Turkey: Istanbul’s banned Pride Parade leads to arrests

Turkey: Istanbul's banned Pride Parade leads to arrests
Turkey: Istanbul's banned Pride Parade leads to arrests

Turkish police raided the Pride Parade in Istanbul, detaining at least 15 people for participating in a banned LGBTQ+ rally.

Several hundred people briefly took part in a banned LGBTQ+ Pride Parade in Istanbul on Sunday, with Turkish police detaining some of the participants.

Waving rainbow flags and chanting various slogans, the demonstrators managed to march for about 10 minutes along Bagdad Avenue, a major artery on the Asian side of Turkey’s most populous city, before dispersing after police intervention. 

Meanwhile, on the European side of Istanbul, police cordoned off Taksim Square, a traditional gathering place for protests. A representative of the rally organizers read a statement saying: “We never get tired of deceiving the police and forcing them to deal with us.”

“You have closed all the streets and squares, you have stopped the life of a whole city, but you have forgotten that we will pierce the stone and find each other if necessary,” the statement said.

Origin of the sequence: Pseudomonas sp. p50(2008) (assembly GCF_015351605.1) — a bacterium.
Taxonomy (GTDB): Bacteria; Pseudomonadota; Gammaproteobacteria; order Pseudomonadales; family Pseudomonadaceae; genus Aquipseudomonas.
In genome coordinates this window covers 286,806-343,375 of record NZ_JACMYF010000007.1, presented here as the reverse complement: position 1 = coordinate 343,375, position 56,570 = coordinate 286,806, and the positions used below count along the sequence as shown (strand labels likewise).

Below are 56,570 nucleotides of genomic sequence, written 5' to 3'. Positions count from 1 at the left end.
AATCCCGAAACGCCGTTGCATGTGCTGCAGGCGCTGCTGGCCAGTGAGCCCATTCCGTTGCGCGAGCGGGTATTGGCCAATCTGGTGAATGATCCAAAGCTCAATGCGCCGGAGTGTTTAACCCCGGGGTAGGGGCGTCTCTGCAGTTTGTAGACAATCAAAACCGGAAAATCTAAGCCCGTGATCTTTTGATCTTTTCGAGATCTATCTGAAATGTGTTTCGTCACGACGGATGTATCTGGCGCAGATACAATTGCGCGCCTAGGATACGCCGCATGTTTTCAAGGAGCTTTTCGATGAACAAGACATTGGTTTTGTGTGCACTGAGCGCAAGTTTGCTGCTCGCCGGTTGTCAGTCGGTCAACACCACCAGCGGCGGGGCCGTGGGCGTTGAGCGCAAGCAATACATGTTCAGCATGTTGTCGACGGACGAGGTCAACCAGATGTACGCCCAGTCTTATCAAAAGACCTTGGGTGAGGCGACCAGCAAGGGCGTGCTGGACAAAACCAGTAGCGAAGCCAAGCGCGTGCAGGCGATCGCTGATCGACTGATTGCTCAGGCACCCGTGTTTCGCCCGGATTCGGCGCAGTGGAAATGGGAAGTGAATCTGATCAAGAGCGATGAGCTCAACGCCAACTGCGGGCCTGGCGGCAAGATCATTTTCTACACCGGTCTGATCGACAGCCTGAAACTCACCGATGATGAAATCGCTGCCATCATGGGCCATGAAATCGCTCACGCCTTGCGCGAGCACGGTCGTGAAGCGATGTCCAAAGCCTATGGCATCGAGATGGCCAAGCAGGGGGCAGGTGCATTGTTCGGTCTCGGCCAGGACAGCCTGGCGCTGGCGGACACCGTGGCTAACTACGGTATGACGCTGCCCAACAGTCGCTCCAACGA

Turkish police detained at least 15 protesters after searching the streets when they arrived at the scene after participants dispersed, a Reuters witness said.

Entry to Taksim Square has been cordoned off amid a ban on the Pride march

Pride Parade banned in Istanbul

The governor of Istanbul had earlier banned the LGBTQ+ community from holding a Pride Parade, without giving any reasons for his move except to say that “illegal groups” were wanting to hold a protest march without authorization.

The governor’s office said the area around the central Taksim Square had been sealed off to traffic and that pedestrian traffic was being monitored.

At last year’s parade, which was held despite being banned, several arrests were made.

LGBTQ+ people in Turkey have been a regular target of scorn for President Recep Tayyip Erdogan, who has depicted them as posing a threat to family values. But homosexuality is not illegal in the country.

Pride Parades, which are held around the world, often on the last Sunday in June, aim to draw attention to LGBTQ+ rights.

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